William Brant was born in 1877, the fourth child of David and Jane Brant. His father was an agricultural labourer and the family lived in West Heath, Cove. William’s mother died in 1890 when he was just 13 and in 1891 the family were living in Church Crookham where William was employed as an errand boy. William probably joined the army in 1896 and sometime after 1901his father, step-mother and younger siblings returned to West Heath, Cove where they were recorded in the 1911 census.
The circumstances of William Brant’s death, in 1916, were recorded in the Aldershot News as follows:
“Death of Corporal W Brant
We deeply regret to announce the death of Corporal W Brant, Military Police, who contracted double pneumonia and died last week after being in hospital for two days only. The deceased soldier, who was 38 years of age, and had served 20 years in the Army, was just to be promoted sergeant, and was on leave preparatory to proceeding to Egypt.
On Monday last the deceased was accorded a military funeral, which took place at Cove Church (Rev. W. R. Williams, M.A.) officiating. The military escort and the buglers, who sounded the Last Post, consisted of men of the Middlesex Regiment.
Much sympathy is felt for the relatives, who quite recently lost the deceased’s brother, James, who was killed in an accident.
Mr George Brant, H.M.S. “Southampton”, another brother of the deceased, was present, being on leave after taking part in the great naval battle of the North Sea.”
Aldershot News, June 16, 1916
William Brant’s service records have not survived and so the details in this newspaper report are the only information available at present to supplement that to be found in the HMSO publication ‘Soldiers Died in the Great War’ and the Commonwealth War Graves Commission records.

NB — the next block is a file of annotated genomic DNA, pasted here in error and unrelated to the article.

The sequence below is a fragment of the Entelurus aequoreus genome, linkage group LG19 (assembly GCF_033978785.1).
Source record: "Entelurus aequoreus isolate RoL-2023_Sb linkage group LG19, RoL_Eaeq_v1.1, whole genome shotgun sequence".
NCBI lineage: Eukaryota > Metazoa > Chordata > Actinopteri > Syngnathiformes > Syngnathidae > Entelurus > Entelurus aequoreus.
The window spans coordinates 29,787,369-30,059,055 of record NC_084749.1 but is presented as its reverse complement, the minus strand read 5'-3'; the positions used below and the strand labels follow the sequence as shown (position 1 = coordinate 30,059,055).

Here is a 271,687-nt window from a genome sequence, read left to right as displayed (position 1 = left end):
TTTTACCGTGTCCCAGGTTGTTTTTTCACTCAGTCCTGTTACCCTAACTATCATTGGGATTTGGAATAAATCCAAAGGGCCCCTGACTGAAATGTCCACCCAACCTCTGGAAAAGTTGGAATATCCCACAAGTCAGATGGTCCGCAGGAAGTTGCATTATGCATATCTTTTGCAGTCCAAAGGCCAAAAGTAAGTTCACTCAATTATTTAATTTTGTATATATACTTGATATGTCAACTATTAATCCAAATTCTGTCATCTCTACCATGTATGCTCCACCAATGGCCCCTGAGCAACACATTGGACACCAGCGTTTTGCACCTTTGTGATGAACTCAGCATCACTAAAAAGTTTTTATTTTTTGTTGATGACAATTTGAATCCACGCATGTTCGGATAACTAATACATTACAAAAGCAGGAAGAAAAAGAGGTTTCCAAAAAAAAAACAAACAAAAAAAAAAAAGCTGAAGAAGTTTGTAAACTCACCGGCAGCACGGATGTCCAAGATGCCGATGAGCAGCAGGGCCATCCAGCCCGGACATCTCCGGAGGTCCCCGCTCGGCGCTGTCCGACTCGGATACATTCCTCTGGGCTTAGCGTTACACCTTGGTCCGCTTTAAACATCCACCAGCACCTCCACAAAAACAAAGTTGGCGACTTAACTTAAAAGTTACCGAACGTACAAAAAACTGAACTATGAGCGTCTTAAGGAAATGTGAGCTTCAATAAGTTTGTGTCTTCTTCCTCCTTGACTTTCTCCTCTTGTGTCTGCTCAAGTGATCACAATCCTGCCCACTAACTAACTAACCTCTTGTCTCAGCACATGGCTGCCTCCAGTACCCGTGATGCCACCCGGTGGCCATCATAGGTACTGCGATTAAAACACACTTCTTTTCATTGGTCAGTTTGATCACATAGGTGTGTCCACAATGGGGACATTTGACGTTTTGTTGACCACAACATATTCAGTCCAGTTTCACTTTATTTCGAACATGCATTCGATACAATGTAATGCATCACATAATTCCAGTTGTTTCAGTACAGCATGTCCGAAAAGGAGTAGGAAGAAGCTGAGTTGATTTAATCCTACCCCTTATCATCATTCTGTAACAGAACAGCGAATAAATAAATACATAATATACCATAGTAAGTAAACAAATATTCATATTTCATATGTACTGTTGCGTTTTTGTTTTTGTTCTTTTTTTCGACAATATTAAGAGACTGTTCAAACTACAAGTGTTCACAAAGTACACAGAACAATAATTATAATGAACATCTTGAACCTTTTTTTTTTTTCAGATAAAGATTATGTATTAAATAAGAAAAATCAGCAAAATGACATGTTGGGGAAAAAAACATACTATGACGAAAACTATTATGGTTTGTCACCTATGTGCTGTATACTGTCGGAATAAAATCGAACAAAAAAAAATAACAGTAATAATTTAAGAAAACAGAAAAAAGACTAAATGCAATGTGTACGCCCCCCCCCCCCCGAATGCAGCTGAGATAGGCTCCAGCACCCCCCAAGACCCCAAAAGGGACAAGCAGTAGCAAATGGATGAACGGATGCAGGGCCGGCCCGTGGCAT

William’s Military Police service number relates to enlistment in April 1908 and so he must have served for 12 years in another regiment before joining the Military Foot Police. This seems to have been quite a usual route into the Military Police at the time. Most probably he signed on about April 1896 (when he would have been about eighteen and a half) for ‘Seven and Five’ – seven years of military service with the Colours and then five years in the Reserve; he may then have extended his service with the Colours to the full
twelve years, giving the total of 20 years service noted in the obituary report. As a Hampshire resident, William may have served initially with the Hampshire Regiment but whatever regiment he served with it is likely that he spent several years overseas and could have seen active service in South Africa during the Boer War. William was preparing to go overseas for the first time since the Great War had started when he was taken ill and died.
The reference to William’s brother in the Aldershot News report also reminds us that there were many local men who saw action in the Great War and survived. The ‘great naval battle of the North Sea’ is, of course, the Battle of Jutland which had taken place just two weeks earlier. Southampton was a light cruiser which was heavily engaged in the action; she torpedoed and sank one German ship and was herself heavily damaged.
Corporal William Brant died in Connaught Hospital, Aldershot and was buried in St John’s churchyard on 12 June 1916. The date of death recorded by the CWGC and inscribed on the headstone is an error.